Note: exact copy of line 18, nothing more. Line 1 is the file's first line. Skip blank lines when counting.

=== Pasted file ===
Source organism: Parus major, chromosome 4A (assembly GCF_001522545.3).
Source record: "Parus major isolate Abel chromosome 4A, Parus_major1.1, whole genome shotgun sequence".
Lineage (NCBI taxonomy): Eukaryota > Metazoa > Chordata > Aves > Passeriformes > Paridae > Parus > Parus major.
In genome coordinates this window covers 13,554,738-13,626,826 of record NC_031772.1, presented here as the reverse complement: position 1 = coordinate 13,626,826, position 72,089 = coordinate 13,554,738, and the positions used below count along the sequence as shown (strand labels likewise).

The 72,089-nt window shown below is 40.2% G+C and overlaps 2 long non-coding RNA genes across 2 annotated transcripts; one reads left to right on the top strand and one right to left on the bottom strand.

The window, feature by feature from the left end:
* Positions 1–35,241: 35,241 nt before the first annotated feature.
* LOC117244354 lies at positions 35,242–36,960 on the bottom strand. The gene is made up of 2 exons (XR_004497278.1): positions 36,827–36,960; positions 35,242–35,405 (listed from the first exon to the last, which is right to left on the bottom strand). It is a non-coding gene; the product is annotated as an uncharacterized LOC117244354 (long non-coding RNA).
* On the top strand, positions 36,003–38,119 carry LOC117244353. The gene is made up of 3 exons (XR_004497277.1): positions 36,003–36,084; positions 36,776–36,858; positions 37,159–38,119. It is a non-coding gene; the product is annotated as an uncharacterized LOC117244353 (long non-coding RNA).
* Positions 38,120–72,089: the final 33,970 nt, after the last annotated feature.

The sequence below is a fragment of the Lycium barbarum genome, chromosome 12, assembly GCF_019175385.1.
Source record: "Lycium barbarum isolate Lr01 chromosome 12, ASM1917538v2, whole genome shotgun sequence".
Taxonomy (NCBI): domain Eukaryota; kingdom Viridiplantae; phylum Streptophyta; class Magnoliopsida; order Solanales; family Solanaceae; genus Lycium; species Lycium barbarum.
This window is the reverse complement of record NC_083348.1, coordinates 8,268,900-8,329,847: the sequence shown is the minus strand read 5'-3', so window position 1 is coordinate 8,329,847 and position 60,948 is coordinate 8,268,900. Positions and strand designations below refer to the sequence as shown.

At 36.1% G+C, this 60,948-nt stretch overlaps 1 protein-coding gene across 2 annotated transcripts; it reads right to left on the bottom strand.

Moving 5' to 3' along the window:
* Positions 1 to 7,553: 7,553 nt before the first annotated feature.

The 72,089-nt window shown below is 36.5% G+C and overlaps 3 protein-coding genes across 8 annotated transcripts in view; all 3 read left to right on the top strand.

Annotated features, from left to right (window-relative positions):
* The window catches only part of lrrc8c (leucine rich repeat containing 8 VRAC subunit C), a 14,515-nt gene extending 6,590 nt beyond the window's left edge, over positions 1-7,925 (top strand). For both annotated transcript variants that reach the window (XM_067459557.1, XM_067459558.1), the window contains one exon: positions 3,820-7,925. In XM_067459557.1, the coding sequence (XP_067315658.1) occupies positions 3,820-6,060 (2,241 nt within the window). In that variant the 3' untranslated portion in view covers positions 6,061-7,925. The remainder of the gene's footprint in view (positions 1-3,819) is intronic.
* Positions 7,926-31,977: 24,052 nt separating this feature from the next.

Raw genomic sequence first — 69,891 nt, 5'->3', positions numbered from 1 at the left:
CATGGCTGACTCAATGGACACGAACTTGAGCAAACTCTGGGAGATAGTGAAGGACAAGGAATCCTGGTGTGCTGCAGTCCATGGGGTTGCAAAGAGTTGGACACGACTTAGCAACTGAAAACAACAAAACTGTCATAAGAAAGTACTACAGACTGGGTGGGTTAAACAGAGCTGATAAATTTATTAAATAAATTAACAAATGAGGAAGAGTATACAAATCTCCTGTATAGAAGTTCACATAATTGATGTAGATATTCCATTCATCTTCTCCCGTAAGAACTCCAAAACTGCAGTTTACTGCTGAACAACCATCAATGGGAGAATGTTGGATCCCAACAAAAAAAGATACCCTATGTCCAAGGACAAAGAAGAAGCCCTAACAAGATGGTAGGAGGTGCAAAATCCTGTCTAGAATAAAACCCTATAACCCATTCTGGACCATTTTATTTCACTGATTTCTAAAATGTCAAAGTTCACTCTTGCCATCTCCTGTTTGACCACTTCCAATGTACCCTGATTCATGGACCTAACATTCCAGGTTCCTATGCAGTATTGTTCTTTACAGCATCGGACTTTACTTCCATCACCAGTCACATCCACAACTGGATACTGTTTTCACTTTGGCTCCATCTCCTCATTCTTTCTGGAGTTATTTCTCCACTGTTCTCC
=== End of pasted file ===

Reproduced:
The 72,089-nt window shown below is 36.5% G+C and overlaps 3 protein-coding genes across 8 annotated transcripts in view; all 3 read left to right on the top strand.